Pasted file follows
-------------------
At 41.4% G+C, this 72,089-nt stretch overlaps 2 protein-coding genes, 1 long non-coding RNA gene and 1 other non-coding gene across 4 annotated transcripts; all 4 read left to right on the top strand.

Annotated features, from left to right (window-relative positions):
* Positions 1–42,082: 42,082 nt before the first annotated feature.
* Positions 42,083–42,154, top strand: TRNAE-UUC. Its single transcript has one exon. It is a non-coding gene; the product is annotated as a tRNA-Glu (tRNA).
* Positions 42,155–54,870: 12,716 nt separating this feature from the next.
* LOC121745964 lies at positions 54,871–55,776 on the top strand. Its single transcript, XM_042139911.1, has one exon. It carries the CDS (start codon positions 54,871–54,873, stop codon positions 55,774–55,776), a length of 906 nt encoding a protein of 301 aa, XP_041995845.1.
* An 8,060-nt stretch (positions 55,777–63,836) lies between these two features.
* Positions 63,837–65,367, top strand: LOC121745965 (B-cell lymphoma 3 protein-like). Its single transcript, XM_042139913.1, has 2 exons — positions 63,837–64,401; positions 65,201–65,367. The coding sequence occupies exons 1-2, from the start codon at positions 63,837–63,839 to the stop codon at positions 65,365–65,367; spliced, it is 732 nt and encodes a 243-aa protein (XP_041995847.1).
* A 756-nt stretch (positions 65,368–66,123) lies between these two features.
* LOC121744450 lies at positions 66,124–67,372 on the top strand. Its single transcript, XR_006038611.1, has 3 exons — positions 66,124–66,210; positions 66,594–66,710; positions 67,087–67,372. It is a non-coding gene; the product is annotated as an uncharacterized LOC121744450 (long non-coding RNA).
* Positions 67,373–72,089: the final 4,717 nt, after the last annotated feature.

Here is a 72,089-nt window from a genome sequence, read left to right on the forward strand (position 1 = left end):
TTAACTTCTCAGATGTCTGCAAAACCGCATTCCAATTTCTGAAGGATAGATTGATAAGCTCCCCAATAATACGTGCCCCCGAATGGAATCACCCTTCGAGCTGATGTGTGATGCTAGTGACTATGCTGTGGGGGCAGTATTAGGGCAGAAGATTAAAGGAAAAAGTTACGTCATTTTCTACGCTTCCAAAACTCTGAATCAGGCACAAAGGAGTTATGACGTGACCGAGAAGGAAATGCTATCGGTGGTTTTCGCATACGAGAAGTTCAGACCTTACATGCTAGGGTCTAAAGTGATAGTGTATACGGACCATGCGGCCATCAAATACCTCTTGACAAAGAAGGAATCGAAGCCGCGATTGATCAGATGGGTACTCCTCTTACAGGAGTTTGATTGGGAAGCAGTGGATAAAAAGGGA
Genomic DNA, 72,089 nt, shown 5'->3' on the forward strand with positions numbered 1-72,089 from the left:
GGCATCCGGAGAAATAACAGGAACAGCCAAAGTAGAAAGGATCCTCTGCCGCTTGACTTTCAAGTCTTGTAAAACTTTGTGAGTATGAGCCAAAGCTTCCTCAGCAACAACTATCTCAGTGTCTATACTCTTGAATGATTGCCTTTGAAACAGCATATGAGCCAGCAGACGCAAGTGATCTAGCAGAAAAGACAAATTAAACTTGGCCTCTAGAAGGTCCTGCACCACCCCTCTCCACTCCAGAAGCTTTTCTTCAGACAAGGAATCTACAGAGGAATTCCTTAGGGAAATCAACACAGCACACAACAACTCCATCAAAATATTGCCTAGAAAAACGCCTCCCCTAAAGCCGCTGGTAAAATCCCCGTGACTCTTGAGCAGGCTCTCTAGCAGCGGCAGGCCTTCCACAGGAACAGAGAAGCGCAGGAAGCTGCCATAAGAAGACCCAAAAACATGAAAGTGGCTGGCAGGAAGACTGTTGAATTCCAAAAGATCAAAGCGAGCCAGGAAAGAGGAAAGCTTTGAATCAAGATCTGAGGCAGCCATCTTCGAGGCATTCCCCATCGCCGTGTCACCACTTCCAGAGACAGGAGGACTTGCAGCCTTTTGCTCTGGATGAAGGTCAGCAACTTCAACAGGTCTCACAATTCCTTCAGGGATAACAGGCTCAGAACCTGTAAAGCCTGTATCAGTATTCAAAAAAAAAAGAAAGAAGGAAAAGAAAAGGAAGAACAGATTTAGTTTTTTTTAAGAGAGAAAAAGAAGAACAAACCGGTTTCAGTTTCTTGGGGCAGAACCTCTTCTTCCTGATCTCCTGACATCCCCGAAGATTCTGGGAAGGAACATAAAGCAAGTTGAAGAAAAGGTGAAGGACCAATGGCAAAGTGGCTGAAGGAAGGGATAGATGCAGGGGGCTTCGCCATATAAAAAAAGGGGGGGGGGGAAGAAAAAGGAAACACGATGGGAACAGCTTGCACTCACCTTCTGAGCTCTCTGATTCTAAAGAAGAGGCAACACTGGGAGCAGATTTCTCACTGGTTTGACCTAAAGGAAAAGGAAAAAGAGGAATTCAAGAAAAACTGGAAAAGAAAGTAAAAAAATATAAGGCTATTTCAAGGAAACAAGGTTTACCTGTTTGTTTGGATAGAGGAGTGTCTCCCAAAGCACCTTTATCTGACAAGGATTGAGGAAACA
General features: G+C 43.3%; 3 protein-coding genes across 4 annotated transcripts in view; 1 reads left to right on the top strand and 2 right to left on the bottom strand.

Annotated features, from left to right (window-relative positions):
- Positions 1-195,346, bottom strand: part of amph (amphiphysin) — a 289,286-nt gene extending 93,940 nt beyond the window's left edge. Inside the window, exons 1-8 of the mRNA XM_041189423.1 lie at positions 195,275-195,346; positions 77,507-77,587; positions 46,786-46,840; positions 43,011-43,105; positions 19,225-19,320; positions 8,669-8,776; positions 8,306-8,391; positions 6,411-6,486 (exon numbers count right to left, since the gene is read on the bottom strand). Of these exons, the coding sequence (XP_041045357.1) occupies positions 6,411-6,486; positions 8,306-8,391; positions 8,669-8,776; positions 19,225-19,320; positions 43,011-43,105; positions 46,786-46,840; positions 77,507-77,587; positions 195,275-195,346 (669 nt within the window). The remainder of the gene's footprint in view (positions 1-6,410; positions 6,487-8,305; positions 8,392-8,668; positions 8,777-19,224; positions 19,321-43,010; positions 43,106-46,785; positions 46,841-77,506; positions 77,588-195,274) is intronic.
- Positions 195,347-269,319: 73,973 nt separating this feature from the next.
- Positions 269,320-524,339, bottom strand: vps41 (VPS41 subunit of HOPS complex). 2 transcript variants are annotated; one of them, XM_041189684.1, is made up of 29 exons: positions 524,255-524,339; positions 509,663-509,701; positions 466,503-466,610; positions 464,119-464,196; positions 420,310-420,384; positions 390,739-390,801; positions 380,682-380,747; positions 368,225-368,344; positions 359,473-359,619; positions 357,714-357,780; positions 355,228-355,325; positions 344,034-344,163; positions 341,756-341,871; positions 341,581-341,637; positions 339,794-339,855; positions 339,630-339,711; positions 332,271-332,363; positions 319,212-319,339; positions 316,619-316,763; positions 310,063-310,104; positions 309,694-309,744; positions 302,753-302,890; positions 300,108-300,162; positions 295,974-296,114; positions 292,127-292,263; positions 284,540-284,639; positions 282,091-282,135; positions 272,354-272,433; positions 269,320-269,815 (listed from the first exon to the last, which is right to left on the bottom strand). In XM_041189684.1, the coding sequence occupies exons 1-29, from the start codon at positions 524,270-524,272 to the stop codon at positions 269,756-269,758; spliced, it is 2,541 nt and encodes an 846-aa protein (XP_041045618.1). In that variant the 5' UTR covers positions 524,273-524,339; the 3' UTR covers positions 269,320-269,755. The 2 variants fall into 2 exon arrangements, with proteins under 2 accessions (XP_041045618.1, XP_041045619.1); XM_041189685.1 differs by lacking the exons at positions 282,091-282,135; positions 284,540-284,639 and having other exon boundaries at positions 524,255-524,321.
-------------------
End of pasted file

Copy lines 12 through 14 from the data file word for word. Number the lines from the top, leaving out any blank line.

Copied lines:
Here is a 72,089-nt window from a genome sequence, read left to right on the forward strand (position 1 = left end):
TTAACTTCTCAGATGTCTGCAAAACCGCATTCCAATTTCTGAAGGATAGATTGATAAGCTCCCCAATAATACGTGCCCCCGAATGGAATCACCCTTCGAGCTGATGTGTGATGCTAGTGACTATGCTGTGGGGGCAGTATTAGGGCAGAAGATTAAAGGAAAAAGTTACGTCATTTTCTACGCTTCCAAAACTCTGAATCAGGCACAAAGGAGTTATGACGTGACCGAGAAGGAAATGCTATCGGTGGTTTTCGCATACGAGAAGTTCAGACCTTACATGCTAGGGTCTAAAGTGATAGTGTATACGGACCATGCGGCCATCAAATACCTCTTGACAAAGAAGGAATCGAAGCCGCGATTGATCAGATGGGTACTCCTCTTACAGGAGTTTGATTGGGAAGCAGTGGATAAAAAGGGA
Genomic DNA, 72,089 nt, shown 5'->3' on the forward strand with positions numbered 1-72,089 from the left: